The colloquium brings together eight specialists who investigate the formation of groups based on shared purpose, whether social, economic, or religious. Of particular interest is the interplay between external pressures and internal motivation in the perception and representation of groups, on the one hand, and in the formation of groups and networks, on the other. This often involves searching out previously unknown or underappreciated sources, or subjecting better-known sources to new analytical questions.
By elucidating these phenomena in different periods of Byzantine history and in different geographical and social settings, this colloquium raises important issues of scope regarding the methodology and interpretive models for the study of Byzantine society.
Free and open to the public. Register at: https://www.doaks.org/research/byzantine/scholarly-activities/people-and-power-in-byzantium.
Hosted by Dumbarton Oaks
30 October 2020, at 2:00pm EDT
For the past five decades, Byzantinists have explored gender and sexuality. More recent work has turned to gendered emotions and religious devotion. While much of this research has its origin in women’s history, there has been an increasing interest in men, including monks and eunuchs, and in the articulations and performances of masculinity.
This conversation brings together scholars across the globe who have actively promoted this research to reflect on their work and its evolving academic and non-academic contexts.
Free and open to the public. Register at: https://www.doaks.org/research/byzantine/scholarly-activities/rethinking-byzantine-masculinities-gender-sexuality-emotions-devotion.
4th Annual Edinburgh International Graduate Late Antique, Islamic And Byzantine Conference (Online)
19-21 November 2020
This conference will be held online by the Late Antique, Islamic and Byzantine Society of the University of Edinburgh on November 19-21, 2020. The conference focuses on disasters (natural, manmade or “supernatural”) that shape historical memory and our understanding of the past, concentrating on the problematic relations between catastrophes and memory in Late Antique, Islamic and Byzantine societies.
The conference will include Prof. Leslie Brubaker (University of Birmingham) and Prof. Antoine Borrut (University of Maryland) as the keynote speakers among many other prominent academics, researchers, postdoc, and graduate students.
See the attached PDF for full programme:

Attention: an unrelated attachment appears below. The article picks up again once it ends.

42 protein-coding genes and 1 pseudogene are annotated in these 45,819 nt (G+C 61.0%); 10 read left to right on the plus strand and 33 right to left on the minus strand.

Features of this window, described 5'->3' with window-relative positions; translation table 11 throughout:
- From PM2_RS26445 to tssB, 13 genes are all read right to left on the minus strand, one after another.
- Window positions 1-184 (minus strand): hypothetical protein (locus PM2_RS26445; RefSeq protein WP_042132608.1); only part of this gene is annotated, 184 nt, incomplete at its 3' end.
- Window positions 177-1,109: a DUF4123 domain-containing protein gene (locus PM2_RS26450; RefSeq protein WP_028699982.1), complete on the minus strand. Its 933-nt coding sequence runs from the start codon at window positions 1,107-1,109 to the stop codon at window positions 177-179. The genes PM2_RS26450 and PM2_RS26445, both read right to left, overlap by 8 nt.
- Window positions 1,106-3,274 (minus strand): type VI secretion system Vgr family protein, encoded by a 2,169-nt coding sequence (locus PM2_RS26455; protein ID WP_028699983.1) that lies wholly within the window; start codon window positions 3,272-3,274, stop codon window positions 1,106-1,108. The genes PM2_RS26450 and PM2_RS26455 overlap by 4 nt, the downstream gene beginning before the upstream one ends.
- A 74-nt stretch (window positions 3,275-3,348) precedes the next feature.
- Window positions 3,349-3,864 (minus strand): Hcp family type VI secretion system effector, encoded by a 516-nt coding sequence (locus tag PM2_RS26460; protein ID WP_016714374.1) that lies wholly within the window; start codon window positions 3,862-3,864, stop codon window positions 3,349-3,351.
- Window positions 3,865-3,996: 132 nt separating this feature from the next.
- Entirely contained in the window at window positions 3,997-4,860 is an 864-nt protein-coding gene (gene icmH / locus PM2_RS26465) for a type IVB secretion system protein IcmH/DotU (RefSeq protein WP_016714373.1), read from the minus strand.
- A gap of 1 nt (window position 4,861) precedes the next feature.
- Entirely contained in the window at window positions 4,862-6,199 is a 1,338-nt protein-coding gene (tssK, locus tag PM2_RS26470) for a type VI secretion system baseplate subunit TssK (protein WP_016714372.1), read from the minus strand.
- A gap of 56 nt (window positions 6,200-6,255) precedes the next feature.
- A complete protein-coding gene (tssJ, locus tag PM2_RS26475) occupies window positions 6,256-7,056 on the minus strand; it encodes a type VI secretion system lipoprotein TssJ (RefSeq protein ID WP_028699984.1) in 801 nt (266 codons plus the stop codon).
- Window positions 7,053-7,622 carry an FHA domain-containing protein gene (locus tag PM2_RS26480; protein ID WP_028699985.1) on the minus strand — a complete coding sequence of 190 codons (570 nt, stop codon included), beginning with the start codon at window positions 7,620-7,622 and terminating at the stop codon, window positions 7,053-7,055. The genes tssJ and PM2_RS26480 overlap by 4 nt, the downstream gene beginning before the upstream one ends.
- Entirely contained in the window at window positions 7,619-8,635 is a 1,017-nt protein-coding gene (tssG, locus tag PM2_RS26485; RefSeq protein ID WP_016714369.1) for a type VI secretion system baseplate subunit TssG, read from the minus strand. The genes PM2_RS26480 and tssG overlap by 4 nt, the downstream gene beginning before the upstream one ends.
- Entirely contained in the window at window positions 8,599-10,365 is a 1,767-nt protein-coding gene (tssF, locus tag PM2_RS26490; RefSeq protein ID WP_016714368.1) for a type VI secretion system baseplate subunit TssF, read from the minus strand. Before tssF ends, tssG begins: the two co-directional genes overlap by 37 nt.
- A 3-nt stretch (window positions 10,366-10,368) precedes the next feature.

4th Edinburgh LAIBS Conference 2020
For any questions, please contact the conference committee: firstname.lastname@example.org
More than 9,700 photographs of Late Roman and Byzantine monuments in Syria are being uploaded to Wikimedia Commons, in keeping with our Access Initiative to make Dumbarton Oaks collections and scholarship more broadly available. In 2016, retired historian Frank Kidner donated photographs he had taken of Syrian sites in the 1980s and 1990s to Dumbarton Oaks. Emphasizing ancient villages in the modern-day province Idlib, west of Aleppo along the border with Turkey, the Frank Kidner Photographs collection documents sites of historical and archaeological significance while capturing scenes of daily life. His poignant photographs of children playing among the nearly 2,000-year-old ruins stand in stark contrast to familiar images of the ongoing refugee and displacement crisis stemming from the Syrian Civil War. Kidner created a comprehensive resource—drawing together topography, evidence of communities that once lived in the region, and architectural details—that is useful for researchers and scholars across a breadth of fields.
Experience the vibrant colors and array of textures that enlivened interior spaces in early medieval Egypt. Recent exhibition Woven Interiors—a collaboration with The George Washington University Museum and The Textile Museum—presented rare and fragile masterpieces from major American institutions, including many textiles that had never before been exhibited or had remained in storage for decades. Now, download the digital catalogue free of charge to explore some sixty remarkable pieces. Essays from curators Gudrun Bühl, Sumru Belger Krody, and Dumbarton Oaks Assistant Curator of the Byzantine Collection Elizabeth Dospěl Williams highlight major themes of the exhibition, including aesthetics, sacred imagery, comfort at home, and continuity and change. To purchase a hard copy of the catalogue, contact our Museum Shop.